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One morning, a few weeks ago, I sat in the dentist’s chair as he scraped, drilled, and picked…among other things. I knew what the end result was to be, but I had no clue how he was going to get there. I tried my best to just relax and trust him. In essence, I placed the fate of my teeth in his hands.

Which is what parents do with us in our youth ministries: They put the spiritual well-being of their children in our hands. Not completely and exclusively, of course, as we youth ministers are supposed to complement and supplement the faith formation that is hopefully taking place at home (and in some cases at school).

But while their kids are at our youth gathering, prayer group, or service outing…the buck stops with us.  For better or for worse.

Here are four ways that we can better minister to and with parents:

1.  Provide regular updates.  Parents have every right to know what is going on with their children.  For the most part, parents are grateful for what we are doing as youth ministers and therefore don’t necessarily need to know every detail of every gathering. But regular correspondence with the parents will go a long way toward earning their trust. It could be in the form of face-to-face meetings, emails, phone calls, newsletters, or a regular place in the church bulletin. The parents will be more apt to support us and our ministry if they are kept in the loop.

2.  Earn the right to be heard.  I’ve written at length before about the importance of earning the right to be heard when working with teens. That is, they won’t care how much we know until they know how much we care. The same principle applies to parents. Admittedly, this will look different for parents than it does for teens—we simply aren’t afforded the same opportunities with parents with respect to time. But we can earn their trust through our work with their children. If they sense that we are competent, reliable, and most importantly, authentic and genuine, they will feel more comfortable with us and more likely to support us.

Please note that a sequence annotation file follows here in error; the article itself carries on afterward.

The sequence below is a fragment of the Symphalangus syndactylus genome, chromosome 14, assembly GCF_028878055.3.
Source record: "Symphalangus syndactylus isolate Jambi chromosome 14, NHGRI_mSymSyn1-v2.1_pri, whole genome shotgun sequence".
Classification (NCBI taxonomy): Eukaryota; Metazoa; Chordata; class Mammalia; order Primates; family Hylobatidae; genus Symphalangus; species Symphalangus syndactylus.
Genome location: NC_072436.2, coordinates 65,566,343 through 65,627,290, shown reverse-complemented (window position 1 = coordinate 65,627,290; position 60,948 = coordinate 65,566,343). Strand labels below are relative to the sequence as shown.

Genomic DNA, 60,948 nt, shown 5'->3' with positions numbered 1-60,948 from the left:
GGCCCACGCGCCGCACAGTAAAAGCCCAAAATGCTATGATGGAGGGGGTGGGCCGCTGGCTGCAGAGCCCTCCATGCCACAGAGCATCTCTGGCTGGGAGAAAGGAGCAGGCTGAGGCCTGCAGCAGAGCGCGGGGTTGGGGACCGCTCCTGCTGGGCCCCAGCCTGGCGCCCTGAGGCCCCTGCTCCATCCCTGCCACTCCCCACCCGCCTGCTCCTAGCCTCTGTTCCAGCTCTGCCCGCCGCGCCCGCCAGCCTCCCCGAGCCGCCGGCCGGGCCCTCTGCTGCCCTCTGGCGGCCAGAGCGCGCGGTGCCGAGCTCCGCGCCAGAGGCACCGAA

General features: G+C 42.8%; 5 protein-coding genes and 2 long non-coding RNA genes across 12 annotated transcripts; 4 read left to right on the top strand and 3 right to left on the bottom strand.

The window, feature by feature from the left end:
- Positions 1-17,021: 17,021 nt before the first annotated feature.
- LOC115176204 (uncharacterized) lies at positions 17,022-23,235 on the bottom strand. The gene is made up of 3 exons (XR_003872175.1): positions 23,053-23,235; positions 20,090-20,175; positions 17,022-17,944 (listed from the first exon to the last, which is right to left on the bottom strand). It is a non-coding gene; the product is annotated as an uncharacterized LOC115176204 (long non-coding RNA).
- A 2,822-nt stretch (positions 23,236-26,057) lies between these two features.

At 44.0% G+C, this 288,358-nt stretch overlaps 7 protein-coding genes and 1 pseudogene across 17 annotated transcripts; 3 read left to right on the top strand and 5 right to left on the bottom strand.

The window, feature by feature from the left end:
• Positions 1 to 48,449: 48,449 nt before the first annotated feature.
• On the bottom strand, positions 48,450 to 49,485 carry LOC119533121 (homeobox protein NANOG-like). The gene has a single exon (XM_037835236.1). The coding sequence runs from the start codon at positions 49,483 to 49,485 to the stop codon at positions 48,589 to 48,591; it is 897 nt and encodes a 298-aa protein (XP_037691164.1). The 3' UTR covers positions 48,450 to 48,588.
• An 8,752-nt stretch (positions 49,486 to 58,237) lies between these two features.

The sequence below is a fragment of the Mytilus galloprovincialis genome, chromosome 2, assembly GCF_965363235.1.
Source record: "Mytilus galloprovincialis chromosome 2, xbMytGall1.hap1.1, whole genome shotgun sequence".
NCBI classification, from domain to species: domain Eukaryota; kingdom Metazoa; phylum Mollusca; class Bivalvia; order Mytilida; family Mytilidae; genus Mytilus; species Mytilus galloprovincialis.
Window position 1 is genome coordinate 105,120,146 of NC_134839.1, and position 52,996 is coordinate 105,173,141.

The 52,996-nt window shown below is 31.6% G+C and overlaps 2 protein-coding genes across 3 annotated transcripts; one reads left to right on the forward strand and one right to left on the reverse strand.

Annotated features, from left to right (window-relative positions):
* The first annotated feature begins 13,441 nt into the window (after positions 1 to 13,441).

3.  Ask them for help.  Sometimes parents are willing and able to assist but they just don’t know how.  There’s nothing wrong with asking for a little help from them especially given the time and energy you devote to their kids. For example, I’m aware of many churches that have parents (as opposed to the youth leaders) prepare the snacks for the youth ministry gatherings. Not only will parents feel more invested, the snacks will likely be of better quality. That’s how our parent ministry got started at my home church: I think the parents were sick of me feeding their kids Tang and potato chips. Sad but true.

Another example is getting parents to drive to outings. They might actually prefer to drive their own kids…and in many cases their vehicles are nicer than the youth leaders’…  :p

4.  Pray for them and with them.  It seems obvious that the main thing is to keep the main thing the main thing. It’s sometimes challenging amidst the busyness of ministry, but I encourage you to carve out some time to pray for and with parents. As part of the religious education program I run at my home church, the parents meet in a side room to pray, talk, and eat while their children are in class. As a result, they feel a part of the parish community and are always willing to help.

We should never underestimate the huge responsibility that we have as youth leaders. Parents need to be able to communicate with us, rely on us, and trust us. When parents entrust their children into our hands, opportunities arise to serve together and further strengthen the community.

After all, many hands make light work!

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